*The most exciting thing about He Said, She Said is wondering if we’ll still be married by the end of each post! We both write on the same topic but only get to read the other’s work after it’s published.*
That stuff’s for girls… isn’t it?
Paris is for lovers.
What’s more, he says:
Even as Mrs Romance was explaining it to me, the idea of fixing a padlock to a Paris bridge didn’t make any sense. So you buy a lock, write your names on it, then lock it to a bridge in the middle of a city you’ve had nothing to do with until now. How does that help anyone? What does it prove?
Then we got to the bridge – the Pont des Arts. Every available space to hang a padlock had been used. The whole length of the bridge. Both sides! I guessed that it must mean that every Parisian male is a massive girly-pants sissy.
There were even padlocks locked onto other padlocks. That actually made me feel a bit queasy: your promise of undying love to another – locked onto someone else’s promise of the same. It was like looking at some kind of bike security gangbang.
Anyway, we walked along the bridge, reading some of the messages people had written. It was nice. Maybe even romantic.
We got to the other side of the bridge and turned and looked back.
“Do you want to put a lock on the bridge?” I asked Mrs R.
“Maybe,” she replied. “Only if you want to.”
And d’you know what? I did want to. I thought it was a nice sentiment. Also we probably wouldn’t be back here in Paris for a little while. Wouldn’t it be a shame if we’d come all this way and hadn’t done something as romantic as this?
Of course the thought of brownie points did cross my mind but it was mainly the romance of it that changed my mind. So we went back to the nearest padlock cowboy and bought one. He even lent us his pen, the little darling.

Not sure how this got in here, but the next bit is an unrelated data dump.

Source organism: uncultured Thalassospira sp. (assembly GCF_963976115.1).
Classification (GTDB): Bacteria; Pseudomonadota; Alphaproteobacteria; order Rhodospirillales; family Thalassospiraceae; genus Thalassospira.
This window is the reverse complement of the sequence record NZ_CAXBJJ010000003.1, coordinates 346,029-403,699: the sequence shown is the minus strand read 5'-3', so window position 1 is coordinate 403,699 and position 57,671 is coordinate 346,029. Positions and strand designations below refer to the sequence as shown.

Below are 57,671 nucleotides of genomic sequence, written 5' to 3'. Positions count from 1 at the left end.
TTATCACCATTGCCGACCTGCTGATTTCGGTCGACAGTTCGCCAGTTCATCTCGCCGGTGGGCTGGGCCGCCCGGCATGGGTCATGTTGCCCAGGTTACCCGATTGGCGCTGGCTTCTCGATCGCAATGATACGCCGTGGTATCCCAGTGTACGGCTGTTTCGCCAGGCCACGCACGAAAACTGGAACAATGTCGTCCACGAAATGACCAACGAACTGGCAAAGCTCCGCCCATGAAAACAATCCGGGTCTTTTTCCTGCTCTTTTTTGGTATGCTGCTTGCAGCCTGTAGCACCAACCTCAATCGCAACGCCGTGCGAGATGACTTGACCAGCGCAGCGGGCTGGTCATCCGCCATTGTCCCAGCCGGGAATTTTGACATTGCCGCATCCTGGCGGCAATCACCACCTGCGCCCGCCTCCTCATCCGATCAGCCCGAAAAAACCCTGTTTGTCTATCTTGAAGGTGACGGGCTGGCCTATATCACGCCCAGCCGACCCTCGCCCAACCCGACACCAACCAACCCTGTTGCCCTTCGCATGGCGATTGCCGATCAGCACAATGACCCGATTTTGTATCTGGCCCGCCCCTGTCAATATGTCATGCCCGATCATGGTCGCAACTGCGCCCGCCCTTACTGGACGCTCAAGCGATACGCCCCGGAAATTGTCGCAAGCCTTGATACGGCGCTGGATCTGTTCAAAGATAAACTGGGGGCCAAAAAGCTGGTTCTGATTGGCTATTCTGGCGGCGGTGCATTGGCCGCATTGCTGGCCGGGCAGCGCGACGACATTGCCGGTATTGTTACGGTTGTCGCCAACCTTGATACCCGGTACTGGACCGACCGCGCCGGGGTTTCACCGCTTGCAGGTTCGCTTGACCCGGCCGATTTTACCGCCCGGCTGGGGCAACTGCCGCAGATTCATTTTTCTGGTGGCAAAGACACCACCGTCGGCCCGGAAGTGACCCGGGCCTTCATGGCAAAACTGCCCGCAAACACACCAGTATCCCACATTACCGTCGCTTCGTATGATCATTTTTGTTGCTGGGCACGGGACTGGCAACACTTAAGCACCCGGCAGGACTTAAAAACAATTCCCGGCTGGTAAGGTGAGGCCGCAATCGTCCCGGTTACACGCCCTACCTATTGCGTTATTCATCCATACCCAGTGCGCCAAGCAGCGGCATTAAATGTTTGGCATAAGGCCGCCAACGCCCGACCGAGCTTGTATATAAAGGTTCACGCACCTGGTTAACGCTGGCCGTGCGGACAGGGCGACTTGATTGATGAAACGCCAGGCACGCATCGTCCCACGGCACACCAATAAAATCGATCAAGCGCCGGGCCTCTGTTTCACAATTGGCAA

As Mrs R wrote our names on the lock, I realised that this really was a beautiful notion. Seeing this whole bridge full of so much love. It’s a really good place, full of positive energy.
We found a perfect spot right in the centre of the Pont des Arts. You’re supposed to throw the keys into the Seine after you’ve fixed the lock to the bridge, but I kept them. I think it’s nice to think of that lock being all the way over there in Paris and the only key to it here with us.
Stuff for girls? Yes, it is. But coming from one of the converted, I’ve got to say it’s one of the most romantic things you can do in Paris – and that’s saying something!
And another thing, she says:
I remember walking past the Pont des Arts last year when I was exploring Paris at dawn but I didn’t have a chance to get back there with Mr Romance during our trip. This time I really wanted to go back with him.
We spotted the bridge from the top of the open top bus tour we were on and as we returned on the other side of the Seine, I suggested we hop off and take a closer look.
We walked up and down looking at all the different types of locks. There are locks of every colour and shape. Some are engraved, others blank. Others hastily scrawled with a marker pen on the side. Everyone on the bridge is smiling and happy, and you can’t help but feel the romance in the air.
I wasn’t sure if Mr R would be keen to add a lock to the bridge. I thought he would think it was cheesy. As in a way, it is.
But the romantic in him came out when he said we should add our names to the bridge too. I beamed.
We bought a lock from a seller on the bridge (tip: if you’re planning on adding a lock to the bridge, visit your local hardware store first as the locks will be much cheaper!). We wrote names on the lock in marker pen and then had to choose a spot to place it. I think it’s placed almost dead centre, looking towards Ile de la Cite.
We left the bridge hand in hand and went off to explore more of Paris.
I wonder if we’ll get back there and find it again. I’ve heard they remove whole sections of the bridge and the locks on them to make room for more, but let’s just pretend it’s still there.